No. 31–Tales of the Horseshoe Crab, Part II

Sam and I had left the big boats in our wake on the dash to the mouth of Parris Creek that runs the length of the western shore of Parris Island. It is not actually a creek in the true sense of the word but rather a narrow waterway separated from the Beaufort River by marsh. It was a good place to drag because the shrimp, if there, would be confined in a space the width of our nets.

From the start of our drag we could see shrimp popping before the net in large numbers. Sam popped the tops on two tall can Old Milwaukee’s, an onboard staple, and we settled in for the drag with great anticipation. Every few minutes Sam would increase power to the Merc to maintain trawling speed as the nets grew heavier. We were on shrimp, by golly, and there would be pay at the end of the day.

The winch groaned the stern dipped low and Sam did a little impromptu shuffle dance as the first of the two nets was pulled aboard and a full bag broke surface off Parris Point. It was a struggle getting it and the second bag on board but in the end I was standing in shrimp to the tops of my boots. It was a good day to be a shrimper.

The next day began with disappointment and ended in near disaster. When our drag of Parris Creek yielded less than ten pounds of shrimp, Sam reckoned they must be on the other side of the river off Land’s End Beach. It turned out to be reckoning.

The Land’s End drag began with a few hoppers and then a few more along the way but nothing to get excited about. We angled from the beach to deeper water where, as the day before, Sam began to increase power as the nets grew heavier and heavier and still heavier till we were barely moving as we angled back toward shore. We had convinced ourselves that we had seen no shrimp popping because of the deeper water. Wrong…

The winch groaned and the stern dipped low but there was no dancing as the net was to heavy to bring aboard. Something was terribly wrong but what? We sat for a moment in the bottom of the boat pondering our plight before Sam rose to get us a couple of tall ones. “Holy —-” he exclaimed and dove for the winch brake releasing the net just in time to avoid our being swamped from astern by the wake of a large cruiser. We drank a beer.

The Merc roared as Sam struggled to drag the unyielding nets into shallower water. Finally, as striker, it was my duty to go over the side to determine the cause and extent of the problem. With zero visibility in the turbid water I reached my arms and upper body into the net opening and with a start, by touch, first beheld the strangest creatures this Oklahoma boy had ever encountered.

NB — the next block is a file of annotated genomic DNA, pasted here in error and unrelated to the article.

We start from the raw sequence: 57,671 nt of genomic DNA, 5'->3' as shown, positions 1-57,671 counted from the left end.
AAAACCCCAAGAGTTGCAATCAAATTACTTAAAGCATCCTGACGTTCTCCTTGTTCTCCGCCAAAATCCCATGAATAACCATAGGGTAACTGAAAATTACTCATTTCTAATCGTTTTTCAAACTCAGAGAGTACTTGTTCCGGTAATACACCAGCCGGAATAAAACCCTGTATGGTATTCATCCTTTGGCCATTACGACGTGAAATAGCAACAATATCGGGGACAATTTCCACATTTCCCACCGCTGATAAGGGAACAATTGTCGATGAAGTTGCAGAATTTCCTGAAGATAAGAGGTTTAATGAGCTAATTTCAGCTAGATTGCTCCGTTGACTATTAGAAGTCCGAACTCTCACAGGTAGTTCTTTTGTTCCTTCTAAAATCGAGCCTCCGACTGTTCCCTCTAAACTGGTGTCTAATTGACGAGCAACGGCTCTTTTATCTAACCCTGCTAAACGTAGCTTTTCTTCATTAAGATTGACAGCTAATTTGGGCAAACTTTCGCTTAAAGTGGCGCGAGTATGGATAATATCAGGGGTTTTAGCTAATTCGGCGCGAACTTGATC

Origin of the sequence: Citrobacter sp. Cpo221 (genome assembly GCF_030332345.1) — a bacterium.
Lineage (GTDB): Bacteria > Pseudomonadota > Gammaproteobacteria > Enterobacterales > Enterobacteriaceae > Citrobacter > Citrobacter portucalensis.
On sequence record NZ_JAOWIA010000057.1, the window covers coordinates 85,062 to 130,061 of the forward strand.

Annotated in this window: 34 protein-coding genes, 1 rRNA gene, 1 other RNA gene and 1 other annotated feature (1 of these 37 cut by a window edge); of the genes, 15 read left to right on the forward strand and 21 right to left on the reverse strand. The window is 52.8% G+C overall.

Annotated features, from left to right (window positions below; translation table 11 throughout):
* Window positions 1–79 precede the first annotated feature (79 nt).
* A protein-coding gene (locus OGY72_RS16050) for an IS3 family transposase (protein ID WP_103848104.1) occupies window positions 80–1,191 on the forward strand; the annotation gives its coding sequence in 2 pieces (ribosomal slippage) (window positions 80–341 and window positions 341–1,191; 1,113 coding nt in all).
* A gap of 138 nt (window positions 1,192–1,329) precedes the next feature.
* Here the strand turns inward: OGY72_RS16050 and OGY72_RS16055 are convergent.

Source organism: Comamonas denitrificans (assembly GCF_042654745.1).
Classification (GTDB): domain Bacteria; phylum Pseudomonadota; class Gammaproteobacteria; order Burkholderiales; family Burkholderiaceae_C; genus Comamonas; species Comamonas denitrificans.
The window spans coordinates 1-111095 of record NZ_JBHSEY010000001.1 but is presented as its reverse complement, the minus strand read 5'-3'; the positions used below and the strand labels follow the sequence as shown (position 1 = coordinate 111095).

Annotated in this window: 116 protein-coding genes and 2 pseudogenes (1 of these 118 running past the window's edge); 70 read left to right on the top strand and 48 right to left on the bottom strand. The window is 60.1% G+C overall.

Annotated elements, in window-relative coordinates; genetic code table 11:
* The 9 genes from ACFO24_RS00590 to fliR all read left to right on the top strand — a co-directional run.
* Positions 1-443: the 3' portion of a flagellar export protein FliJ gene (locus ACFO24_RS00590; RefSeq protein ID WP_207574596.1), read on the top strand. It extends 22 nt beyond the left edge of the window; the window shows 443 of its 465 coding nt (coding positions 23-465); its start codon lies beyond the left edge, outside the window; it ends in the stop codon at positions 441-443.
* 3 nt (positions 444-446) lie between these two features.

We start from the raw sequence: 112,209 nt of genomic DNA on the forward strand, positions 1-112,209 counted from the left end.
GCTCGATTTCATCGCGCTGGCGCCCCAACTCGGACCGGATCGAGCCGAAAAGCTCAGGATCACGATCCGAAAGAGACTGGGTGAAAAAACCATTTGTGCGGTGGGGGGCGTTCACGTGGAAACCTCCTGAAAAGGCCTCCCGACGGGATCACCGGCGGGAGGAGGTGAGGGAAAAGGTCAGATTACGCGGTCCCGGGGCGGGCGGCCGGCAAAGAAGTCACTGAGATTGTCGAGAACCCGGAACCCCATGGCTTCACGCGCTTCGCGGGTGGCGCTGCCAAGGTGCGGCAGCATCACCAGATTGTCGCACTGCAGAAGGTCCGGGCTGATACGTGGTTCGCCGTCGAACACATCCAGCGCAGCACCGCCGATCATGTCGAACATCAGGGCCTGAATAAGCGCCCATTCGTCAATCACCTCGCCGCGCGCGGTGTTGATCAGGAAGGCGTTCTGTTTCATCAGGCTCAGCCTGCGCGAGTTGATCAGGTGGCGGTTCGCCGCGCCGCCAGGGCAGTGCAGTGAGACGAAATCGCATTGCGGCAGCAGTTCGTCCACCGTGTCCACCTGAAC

The American horseshoe crab, Limulus polyphemus, is one of four remaining species of an ancient line of arthropods dating back to the Silurian period of 440 to 410 mya.* Though Sam and I may have cursed them as we exhausted ourselves wrestling them from the nets that day long ago, they have since captured my attention and curiosity.

The horseshoe shaped portion of the creature is a combined head and thorax. The readily observable primitive compound eyes are able to detect motion but thought unable to distinguish form. A hinge like structure attaches the abdomen to the cephalothorax.

When viewed, the under side presents an ordered jumble of appendages and set of external gills resembling the pages of a book which are, not surprisingly, called book gills. The familiar tail spike is of neither defensive or offensive value but is useful in helping the animal right itself if overturned.

Arthropods, as do crustaceans, have exoskeletons which requires the animal to molt as it grows. Empty horseshoe molt shells may be found on local beaches during the warmer months. The creatures move off shore for the winter as estuarine and near shore waters cool. Take care to pick a live animal up for observation with hands midway on both sides of the cephalothorax. Pinched fingers may be the result of grasping too near the abdominal hinge should the creature fold itself to protect its poorly armored underside. Picking one up by its tail spine may well injure the creature.

Horseshoe crabs inhabit marine and estuarine zones with soft bottoms where they bulldoze the substrate in search of small clams, worms and other invertebrates. They will also scavenge feed and eat algae. The convoluted mechanics by which they get that food into their mouths is a story all it’s own. That plus mating and reproduction and other interesting tidbits I have come across while researching this column will appear with next month’s issue.

*Ruppert, Fox & Brown – Invertebrate Zoology, Seventh Edition